Oklahoma Climatological Survey

The Kansas-Oklahoma Tornado Outbreak of April 26, 1991
Event Summary 
Early in the evening of 26 April 1991, a strong tornado tracked through the south and east suburbs of Wichita, KS. The synoptic weather situation that occurred was typical of a springtime pattern in the central United States. Many tornadoes touched down that day from Nebraska to Texas, but the most devastating twister tracked just south of Wichita and flattened the Golden Spur Mobile Home Park in a town east of Wichita in Butler County.

The Wichita/Andover tornado was spawned by a supercell thunderstorm that moved northeastward from northern Oklahoma into south-central Kansas. This thunderstorm produced four separate tornadoes along its path. The third and strongest tornado caused tremendous damage and destruction in Sedgwick and Butler Counties. This tornado reached an intensity of F5, the highest rating on the Fujita Tornado Intensity Scale; it was on the ground for approximately 46 miles from about 20 miles southwest of Wichita, near Clearwater, to 10 miles northeast of Wichita, near El Dorado.

Twenty-four severe weather watches were issued on 26 April. In all, 71 tornadoes occurred, 69 of which were in the watches; all tornado deaths were in valid tornado watches. The National Weather Service started raising the red-flag of concern early on 25 April when they indicated in public releases that their computer models of the atmosphere were "indicating this to be a very significant severe weather producer with tornadoes occuring across the Central/Southern Plains."

Early on the morning of April 26, the National Weather Service painted a "high risk" for tornadoes over the Plains. Statements later in the day stressed the high danger in this situation. The tornado watch number 183 was issued just after Noon, some six hours before the killer tornadoes struck in Kansas.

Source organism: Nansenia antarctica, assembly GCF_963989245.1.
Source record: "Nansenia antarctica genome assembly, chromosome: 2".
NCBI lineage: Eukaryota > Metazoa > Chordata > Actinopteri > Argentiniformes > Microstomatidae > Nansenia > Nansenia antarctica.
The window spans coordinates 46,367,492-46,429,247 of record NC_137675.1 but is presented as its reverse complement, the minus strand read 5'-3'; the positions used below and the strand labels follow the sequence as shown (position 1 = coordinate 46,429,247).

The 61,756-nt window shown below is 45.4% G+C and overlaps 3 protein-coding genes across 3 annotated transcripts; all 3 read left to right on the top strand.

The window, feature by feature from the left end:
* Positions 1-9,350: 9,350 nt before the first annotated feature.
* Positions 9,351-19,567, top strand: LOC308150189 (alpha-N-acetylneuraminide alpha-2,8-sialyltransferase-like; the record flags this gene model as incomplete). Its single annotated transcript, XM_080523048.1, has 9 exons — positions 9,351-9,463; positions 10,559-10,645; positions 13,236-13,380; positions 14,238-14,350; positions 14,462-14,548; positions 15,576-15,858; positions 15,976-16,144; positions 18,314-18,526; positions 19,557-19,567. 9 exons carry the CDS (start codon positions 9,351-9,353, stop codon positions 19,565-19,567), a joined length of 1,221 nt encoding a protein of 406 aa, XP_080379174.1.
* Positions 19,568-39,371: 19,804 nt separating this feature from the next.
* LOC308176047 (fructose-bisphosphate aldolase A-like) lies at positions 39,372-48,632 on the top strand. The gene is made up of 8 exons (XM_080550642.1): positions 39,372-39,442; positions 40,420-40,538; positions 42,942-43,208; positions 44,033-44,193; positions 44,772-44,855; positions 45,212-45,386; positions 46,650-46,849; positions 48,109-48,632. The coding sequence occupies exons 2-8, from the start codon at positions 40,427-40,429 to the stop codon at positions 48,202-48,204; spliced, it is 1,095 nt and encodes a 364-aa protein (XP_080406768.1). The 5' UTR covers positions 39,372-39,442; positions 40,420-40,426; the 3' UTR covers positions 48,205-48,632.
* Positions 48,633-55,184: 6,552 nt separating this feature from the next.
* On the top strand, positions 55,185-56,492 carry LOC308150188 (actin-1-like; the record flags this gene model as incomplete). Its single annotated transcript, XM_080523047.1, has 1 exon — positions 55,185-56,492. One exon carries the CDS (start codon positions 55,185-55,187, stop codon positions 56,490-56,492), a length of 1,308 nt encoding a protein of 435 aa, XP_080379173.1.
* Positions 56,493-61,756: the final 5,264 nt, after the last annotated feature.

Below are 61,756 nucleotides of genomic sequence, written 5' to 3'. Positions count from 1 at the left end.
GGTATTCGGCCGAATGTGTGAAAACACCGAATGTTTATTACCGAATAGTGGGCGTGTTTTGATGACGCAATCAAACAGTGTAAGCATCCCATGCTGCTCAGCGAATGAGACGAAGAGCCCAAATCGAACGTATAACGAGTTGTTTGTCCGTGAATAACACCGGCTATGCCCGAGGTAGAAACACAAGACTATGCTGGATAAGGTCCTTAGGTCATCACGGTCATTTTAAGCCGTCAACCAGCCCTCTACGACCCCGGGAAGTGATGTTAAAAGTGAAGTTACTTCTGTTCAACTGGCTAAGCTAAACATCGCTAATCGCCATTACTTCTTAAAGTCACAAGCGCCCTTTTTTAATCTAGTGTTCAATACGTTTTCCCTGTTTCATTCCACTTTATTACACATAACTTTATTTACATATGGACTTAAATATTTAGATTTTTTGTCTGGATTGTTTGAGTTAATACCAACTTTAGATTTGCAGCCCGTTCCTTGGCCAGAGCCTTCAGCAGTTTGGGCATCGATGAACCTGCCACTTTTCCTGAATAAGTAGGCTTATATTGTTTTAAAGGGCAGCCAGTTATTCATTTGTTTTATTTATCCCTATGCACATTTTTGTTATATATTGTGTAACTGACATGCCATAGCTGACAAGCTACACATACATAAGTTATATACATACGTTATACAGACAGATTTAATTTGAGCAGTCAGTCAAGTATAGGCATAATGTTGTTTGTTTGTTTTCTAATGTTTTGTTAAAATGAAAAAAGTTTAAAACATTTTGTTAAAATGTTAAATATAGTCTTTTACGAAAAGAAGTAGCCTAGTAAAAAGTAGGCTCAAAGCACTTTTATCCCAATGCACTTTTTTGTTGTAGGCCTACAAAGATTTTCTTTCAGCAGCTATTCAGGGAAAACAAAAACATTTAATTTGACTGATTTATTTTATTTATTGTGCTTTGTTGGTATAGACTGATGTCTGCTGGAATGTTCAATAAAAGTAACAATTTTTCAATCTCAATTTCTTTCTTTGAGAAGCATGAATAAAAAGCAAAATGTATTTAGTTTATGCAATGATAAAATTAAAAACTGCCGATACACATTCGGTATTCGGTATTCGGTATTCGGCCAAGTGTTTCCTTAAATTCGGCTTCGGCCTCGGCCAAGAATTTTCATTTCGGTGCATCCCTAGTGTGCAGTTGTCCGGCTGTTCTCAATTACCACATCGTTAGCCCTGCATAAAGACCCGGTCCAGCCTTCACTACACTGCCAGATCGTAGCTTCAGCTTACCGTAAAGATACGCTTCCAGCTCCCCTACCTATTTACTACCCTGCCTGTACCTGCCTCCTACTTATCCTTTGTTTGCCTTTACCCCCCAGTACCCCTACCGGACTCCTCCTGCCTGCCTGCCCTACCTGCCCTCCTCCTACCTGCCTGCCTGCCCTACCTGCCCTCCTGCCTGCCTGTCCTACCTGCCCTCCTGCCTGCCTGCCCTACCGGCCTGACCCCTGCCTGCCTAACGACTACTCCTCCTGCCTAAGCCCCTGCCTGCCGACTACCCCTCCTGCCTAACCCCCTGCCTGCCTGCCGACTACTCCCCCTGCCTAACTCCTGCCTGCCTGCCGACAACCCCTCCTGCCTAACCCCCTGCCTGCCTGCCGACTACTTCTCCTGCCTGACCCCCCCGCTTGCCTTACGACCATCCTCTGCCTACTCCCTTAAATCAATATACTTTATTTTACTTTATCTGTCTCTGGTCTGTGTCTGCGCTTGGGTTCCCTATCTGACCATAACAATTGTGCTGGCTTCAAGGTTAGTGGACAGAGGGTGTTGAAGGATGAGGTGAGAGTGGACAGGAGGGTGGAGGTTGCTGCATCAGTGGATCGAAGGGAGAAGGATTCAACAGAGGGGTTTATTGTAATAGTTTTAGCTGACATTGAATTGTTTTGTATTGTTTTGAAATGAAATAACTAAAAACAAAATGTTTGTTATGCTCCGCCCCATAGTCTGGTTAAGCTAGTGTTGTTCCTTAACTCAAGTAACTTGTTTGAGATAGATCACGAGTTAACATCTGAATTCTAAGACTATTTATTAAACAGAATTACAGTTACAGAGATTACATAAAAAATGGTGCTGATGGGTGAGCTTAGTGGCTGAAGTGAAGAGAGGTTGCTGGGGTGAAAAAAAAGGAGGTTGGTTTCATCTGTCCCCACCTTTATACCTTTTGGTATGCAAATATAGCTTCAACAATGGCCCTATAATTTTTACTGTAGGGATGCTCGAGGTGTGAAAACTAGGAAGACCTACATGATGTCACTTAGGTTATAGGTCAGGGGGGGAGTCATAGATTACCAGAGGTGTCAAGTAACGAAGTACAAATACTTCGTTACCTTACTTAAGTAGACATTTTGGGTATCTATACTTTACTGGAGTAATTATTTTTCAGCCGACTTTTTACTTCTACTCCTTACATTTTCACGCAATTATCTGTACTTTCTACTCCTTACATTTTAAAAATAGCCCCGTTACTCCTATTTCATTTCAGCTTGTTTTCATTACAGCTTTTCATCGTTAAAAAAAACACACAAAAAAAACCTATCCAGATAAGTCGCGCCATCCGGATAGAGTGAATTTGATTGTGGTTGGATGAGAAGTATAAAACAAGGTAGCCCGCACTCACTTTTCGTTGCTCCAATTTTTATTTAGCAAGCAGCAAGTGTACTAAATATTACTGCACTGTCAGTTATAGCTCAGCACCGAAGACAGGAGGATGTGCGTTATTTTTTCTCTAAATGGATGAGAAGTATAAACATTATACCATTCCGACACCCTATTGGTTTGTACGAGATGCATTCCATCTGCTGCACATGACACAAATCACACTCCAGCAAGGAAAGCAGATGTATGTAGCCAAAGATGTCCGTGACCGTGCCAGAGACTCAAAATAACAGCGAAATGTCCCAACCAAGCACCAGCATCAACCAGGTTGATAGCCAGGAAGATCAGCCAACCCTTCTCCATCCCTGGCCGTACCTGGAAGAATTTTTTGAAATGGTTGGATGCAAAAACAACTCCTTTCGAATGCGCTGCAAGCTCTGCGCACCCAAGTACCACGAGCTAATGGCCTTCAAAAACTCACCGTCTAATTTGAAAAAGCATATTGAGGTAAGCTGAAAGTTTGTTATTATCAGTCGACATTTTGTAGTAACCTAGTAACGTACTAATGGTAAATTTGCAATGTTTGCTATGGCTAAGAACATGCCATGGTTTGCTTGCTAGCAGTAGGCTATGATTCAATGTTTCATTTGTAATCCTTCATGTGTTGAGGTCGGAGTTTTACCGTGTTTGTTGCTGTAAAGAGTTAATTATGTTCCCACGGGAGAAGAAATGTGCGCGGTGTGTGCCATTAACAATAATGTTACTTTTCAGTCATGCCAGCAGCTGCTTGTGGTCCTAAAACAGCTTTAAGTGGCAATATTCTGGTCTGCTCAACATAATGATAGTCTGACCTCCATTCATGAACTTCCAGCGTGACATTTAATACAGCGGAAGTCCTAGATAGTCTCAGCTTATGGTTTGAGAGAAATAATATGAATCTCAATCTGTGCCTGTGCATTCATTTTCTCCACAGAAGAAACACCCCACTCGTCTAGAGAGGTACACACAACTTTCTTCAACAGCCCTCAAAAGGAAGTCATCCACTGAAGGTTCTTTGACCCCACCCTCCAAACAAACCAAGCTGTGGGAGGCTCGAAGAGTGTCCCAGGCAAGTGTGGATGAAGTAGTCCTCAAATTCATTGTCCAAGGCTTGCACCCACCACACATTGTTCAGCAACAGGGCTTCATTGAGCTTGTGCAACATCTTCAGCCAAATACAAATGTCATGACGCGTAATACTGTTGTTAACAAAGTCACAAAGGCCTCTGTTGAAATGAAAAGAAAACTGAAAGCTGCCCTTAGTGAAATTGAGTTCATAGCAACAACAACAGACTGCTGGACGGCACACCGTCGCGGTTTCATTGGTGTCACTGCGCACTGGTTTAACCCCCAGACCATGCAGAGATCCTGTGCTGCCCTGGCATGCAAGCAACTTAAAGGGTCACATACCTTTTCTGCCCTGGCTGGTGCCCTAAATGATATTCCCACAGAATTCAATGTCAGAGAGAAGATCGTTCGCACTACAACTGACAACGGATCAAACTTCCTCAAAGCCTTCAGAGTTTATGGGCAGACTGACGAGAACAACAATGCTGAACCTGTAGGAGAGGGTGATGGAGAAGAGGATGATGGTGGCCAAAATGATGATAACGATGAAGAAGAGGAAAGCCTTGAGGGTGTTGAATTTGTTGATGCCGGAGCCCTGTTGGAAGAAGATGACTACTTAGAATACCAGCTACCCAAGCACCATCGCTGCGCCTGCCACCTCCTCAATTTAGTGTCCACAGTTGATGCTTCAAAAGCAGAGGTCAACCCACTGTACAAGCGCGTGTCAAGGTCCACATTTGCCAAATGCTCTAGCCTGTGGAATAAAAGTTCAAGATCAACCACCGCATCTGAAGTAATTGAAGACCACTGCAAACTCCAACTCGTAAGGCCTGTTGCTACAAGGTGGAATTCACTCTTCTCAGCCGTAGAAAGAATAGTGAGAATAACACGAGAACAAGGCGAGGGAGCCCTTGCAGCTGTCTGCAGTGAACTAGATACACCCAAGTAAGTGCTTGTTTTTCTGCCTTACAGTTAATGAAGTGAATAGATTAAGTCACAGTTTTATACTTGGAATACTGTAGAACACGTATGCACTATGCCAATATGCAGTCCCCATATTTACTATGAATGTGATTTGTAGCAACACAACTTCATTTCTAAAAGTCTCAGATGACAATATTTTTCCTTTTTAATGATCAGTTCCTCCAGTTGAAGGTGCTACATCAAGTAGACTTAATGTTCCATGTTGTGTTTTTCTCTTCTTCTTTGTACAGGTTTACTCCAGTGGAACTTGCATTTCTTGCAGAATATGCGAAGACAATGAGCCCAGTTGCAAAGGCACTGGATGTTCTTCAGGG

On this same day, equally strong tornadoes moved over mostly open country in north Central Oklahoma. One of these tornadoes that passed near the town of Red Rock, Oklahoma, was intercepted by a chase team from the University of Oklahoma. This team used a portable Dopplar radar to measure 286 mph winds in the storm, the highest observed wind speed ever recorded up to that time. The National Weather Service also was conducting an operational test and evaluation of the NEXRAD radar system during this time, and data from these classic storms were captured by the first production NEXRAD unit in Oklahoma City.

  • To examine and better understand the atmospheric response to synoptic-scale forcing in an unstable environment. 
  • To examine and better understand how the mesoscale helped the strong, synoptic scale forcing that occurred.  
  • To examine what a classic, text-book outbreak of severe weather looks like.  
  • To examine and better understand the value of diagnostic information to narrow the focus on severe convective events. 
  • To examine and better understand the prime mechanisms that "triggered" the initial convection. 
Composite Chart  
Dry Line 
Fujita Tornado Intensity Scale 
Jet Streak/Jet Max 
Jet Stream 
Lifted Index  
Low-Level Jet 
Sounding-Based Stability Indices 
Strongly Sheared Environment 
Surface Moisture Convergence 
Synoptic Scale Forcing 
Workshop Version : Event Exercise
Self Study Version: Event Exercise

Archived Data 

Reference Material 
Map of Oklahoma Counties